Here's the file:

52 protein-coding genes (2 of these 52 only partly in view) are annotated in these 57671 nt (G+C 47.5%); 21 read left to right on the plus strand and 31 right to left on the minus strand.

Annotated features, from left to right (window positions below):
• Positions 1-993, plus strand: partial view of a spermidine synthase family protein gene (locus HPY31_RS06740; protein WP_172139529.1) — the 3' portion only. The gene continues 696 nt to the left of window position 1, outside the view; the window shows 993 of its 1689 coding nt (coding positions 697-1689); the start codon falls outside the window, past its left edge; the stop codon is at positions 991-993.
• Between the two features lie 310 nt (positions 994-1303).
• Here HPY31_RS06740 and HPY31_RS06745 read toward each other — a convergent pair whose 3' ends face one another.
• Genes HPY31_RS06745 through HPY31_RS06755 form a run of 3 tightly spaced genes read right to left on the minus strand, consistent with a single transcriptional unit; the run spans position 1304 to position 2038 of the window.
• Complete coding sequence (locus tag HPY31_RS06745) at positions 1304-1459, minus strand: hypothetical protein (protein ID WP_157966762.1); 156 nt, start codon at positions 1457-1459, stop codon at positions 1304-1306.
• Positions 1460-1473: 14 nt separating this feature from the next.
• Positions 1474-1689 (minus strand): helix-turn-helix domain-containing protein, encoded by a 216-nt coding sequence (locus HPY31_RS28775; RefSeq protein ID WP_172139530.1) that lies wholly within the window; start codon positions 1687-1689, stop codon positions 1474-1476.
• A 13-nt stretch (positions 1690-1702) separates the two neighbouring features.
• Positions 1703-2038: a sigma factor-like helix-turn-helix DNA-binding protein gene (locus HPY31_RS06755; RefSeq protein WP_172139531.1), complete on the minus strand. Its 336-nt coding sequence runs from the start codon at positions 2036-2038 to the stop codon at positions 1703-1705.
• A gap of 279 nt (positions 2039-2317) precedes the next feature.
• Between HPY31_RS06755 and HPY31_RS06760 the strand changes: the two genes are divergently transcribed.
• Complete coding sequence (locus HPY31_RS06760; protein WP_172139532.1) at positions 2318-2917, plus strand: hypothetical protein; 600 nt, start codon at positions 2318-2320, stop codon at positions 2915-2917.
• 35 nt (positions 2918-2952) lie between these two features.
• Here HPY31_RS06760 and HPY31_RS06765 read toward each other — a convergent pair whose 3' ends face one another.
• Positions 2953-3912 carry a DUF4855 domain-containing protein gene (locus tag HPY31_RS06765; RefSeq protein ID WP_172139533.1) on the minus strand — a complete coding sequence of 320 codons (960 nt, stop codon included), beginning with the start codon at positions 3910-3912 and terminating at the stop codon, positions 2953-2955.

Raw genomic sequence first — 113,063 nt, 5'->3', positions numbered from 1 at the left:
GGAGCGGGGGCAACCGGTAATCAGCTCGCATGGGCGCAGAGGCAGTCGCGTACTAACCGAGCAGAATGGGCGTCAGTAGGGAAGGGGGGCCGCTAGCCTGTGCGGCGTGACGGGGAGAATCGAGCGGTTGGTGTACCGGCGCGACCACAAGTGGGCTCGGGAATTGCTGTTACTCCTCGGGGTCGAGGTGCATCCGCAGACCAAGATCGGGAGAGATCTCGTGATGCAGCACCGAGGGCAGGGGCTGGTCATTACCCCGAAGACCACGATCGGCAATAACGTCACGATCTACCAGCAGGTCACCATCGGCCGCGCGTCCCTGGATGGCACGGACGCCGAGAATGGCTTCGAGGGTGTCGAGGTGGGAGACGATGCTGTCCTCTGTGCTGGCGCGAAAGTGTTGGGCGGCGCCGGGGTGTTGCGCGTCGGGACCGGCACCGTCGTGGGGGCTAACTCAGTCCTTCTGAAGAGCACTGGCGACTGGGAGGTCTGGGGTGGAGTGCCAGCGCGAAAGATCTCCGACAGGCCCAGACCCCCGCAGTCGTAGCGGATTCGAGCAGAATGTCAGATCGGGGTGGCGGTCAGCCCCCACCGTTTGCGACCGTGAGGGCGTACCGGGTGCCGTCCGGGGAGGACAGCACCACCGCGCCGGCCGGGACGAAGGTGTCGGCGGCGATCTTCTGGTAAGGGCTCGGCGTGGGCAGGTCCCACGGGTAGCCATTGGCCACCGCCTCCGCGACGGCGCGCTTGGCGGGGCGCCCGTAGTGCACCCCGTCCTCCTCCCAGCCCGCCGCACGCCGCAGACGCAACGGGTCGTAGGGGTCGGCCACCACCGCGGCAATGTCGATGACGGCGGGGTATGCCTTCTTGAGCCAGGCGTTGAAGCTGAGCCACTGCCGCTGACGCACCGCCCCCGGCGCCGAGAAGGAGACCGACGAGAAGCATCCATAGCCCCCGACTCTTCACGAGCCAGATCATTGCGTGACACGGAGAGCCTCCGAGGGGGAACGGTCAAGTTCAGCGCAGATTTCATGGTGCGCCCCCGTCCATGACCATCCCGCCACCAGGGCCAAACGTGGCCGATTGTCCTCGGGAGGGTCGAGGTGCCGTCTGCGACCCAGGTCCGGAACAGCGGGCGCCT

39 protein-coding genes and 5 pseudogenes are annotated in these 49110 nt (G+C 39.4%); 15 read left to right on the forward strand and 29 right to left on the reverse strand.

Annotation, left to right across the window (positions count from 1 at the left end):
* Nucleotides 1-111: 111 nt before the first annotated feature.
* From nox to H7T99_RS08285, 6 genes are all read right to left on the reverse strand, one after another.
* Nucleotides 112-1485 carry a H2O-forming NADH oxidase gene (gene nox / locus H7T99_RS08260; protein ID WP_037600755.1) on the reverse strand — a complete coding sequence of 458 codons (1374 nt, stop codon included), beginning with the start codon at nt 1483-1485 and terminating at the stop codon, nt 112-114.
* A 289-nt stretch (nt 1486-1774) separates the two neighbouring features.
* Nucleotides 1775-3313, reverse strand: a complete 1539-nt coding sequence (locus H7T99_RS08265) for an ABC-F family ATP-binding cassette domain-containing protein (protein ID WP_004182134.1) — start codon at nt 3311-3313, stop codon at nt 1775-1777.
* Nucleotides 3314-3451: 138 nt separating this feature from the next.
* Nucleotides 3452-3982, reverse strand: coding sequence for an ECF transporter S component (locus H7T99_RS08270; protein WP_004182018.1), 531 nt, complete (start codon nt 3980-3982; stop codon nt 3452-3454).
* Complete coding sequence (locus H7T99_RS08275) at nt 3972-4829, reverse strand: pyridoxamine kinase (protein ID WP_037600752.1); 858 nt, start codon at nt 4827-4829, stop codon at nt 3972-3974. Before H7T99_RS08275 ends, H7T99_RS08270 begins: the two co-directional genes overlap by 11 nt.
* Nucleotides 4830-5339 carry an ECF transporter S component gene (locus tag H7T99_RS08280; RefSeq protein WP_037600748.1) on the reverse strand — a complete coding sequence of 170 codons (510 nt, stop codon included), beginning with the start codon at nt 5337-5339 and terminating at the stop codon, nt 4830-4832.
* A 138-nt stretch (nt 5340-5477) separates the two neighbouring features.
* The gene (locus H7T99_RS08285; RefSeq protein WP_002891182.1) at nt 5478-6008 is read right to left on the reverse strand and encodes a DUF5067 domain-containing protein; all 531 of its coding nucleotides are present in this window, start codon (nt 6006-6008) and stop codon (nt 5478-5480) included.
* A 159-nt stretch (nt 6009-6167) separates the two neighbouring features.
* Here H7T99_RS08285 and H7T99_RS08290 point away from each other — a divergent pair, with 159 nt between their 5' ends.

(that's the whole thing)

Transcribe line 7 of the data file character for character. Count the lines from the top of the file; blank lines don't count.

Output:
• Complete coding sequence (locus tag HPY31_RS06745) at positions 1304-1459, minus strand: hypothetical protein (protein ID WP_157966762.1); 156 nt, start codon at positions 1457-1459, stop codon at positions 1304-1306.